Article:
I started out making films that communicated my vision of sex and the erotic, and because it was a feminine view, I attracted an enormous following of women viewers. The original aim was to offer something that appealed to women, since so little of the adult industry is concerned with that. In the years since releasing my first film, a significant number of men have joined my following as well. And after women, couples are my greatest viewership. I think this shows that my films appeal to anyone who wants something different from porn, and I’m glad that both genders are included in this.

    6. Do you think feminist porn is couples-friendly?

    Absolutely! I get a ton of positive feedback from couples saying that they had a great experience. Whether it was the first time they’d ever explored porn together, or just the first time they’d seen that specific film, they enjoy our films! Watching an erotic film together could be the ultimate fantasy for some people, or it may open doors to new ones – like exploring fetishes, trying new positions or even making a film of one’s own! The key here is communication, and watching films together can really get the ball rolling, especially if you’re having a hard time explaining what you want, or what you fantasize about trying.

    7. What do you think the future holds for the small but growing feminist porn market?

    The term ‘growing’ is key here. All different types of indie porn are expanding thanks to the modern producer-consumer relations, technology, and sheer exposure. As the audience expands, more quality, varied films will exist, so that maybe someday everyone can find a type of erotic content that suits them. I think the future will see more indie films becoming household names (like those from the ‘golden age’), a massive increase in women enjoying porn and erotica, more interest and sales in products for female pleasure, and the overall re-thinking of human sexuality to include more feminine elements.

    8. What are you excited about in the next 6-12 months?

    I am in the middle of a few projects at the moment, so there’s a lot to be excited about! An erotic novel I just finished should be published early in the New Year. I’m also in the pre-production status with a new film, which will be completely unlike my others in a lot of ways. You’ll have to stay tuned for more updates on those!

    More about Erika Lust

    Erika Lust is an award-winning writer and erotic film director. She was born in Sweden in 1977 and currently lives in Barcelona, where she founded Lust Films in 2004.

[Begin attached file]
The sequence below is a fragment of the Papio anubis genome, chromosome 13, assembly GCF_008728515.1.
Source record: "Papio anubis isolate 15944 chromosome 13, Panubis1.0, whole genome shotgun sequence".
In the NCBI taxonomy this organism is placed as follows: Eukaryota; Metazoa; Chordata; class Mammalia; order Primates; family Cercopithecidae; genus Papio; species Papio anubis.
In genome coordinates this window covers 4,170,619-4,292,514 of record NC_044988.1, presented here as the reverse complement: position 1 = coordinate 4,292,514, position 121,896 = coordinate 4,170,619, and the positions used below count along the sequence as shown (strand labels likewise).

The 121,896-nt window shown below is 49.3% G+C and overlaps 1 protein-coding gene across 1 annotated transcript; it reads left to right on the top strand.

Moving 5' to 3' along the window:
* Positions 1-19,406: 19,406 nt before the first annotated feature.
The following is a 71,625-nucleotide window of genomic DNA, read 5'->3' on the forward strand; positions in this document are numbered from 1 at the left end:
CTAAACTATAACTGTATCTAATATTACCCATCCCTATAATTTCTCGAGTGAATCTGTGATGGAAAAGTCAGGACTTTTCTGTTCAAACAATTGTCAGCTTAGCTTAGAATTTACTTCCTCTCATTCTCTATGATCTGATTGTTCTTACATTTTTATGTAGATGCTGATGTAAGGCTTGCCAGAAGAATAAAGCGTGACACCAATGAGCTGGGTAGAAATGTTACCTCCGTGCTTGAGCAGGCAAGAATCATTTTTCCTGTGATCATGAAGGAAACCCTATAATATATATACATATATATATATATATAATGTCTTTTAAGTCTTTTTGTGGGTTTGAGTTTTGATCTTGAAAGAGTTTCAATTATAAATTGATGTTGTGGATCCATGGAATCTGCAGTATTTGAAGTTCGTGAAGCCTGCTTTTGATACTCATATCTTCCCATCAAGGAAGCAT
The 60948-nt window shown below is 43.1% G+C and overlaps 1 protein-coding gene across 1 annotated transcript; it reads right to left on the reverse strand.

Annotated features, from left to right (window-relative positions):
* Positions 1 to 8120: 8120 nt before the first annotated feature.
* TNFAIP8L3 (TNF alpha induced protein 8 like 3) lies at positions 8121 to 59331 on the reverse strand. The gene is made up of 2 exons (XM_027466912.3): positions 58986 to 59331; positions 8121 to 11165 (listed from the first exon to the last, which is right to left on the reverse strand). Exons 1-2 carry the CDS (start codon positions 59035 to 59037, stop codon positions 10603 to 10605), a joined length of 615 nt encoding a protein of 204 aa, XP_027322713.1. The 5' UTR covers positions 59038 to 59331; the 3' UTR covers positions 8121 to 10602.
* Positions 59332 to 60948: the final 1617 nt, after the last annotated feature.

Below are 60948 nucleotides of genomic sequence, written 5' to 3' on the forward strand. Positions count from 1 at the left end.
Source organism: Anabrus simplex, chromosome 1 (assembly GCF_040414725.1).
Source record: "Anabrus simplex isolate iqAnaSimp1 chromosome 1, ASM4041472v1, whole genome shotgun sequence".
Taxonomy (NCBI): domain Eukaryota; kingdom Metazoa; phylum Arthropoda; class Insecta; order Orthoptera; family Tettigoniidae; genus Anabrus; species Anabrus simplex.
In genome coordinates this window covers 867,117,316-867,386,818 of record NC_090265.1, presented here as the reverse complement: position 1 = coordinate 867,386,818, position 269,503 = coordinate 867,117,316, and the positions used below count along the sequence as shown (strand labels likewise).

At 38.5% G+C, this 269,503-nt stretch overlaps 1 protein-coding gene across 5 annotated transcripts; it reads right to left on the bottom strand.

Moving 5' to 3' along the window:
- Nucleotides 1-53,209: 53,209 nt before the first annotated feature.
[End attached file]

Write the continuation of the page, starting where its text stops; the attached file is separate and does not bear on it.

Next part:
Erika made her first film, The Good Girl, in 2004. The Good Girl, was distributed for free on the Internet and downloaded 2,000,000 times in the first few months after its release, winning the NINFA prize for the Best Short Film in the 2005 Internacional Erotic Film Festival in Barcelona (FICEB). With such a great response to her first film, she quickly moved on to bigger projects.

    In 2007, Erika wrote and directed her first feature film, Five Hot Stories for Her, a compilation of five short films created specifically for women and couples. The Good Girl was included in this quintet. Five Hot Stories for Her took away the prize for Best Screenplay at the Barcelona Erotic Cinema Festival (2007), Best Film for Women at Venus Berlin (2007), Honourable Mention at CineKink New York (2008), and Film of the Year at the Feminist Porn Awards in Toronto (2008).

    Next came Barcelona Sex Project, an independent experimental documentary exploring the lives, personalities, and orgasms of six Barcelona residents, which was awarded Best Erotic Documentary at Venus Berlin (2008) and an Honourable Mention at the Feminist Porn Awards in Toronto (2009); Life Love Lust, the highly anticipated follow up to Five Hot Stories for Her, and the publication of three books: Good Porn, The Erotic Bible to Europe, and Love Me Like You Hate Me. Erika’s latest film, Cabaret Desire, was released in October 2011. An adult film set in Barcelona’s ‘Poetry Brothel,’ she’s fond to call it “my biggest project to date, my best, I think, and my most personal.”

    From there, Erika has worked on numerous other films, of which you can find out more on Lust Cinema. Also, follow Lust Films on Facebook and Twitter @erikalust.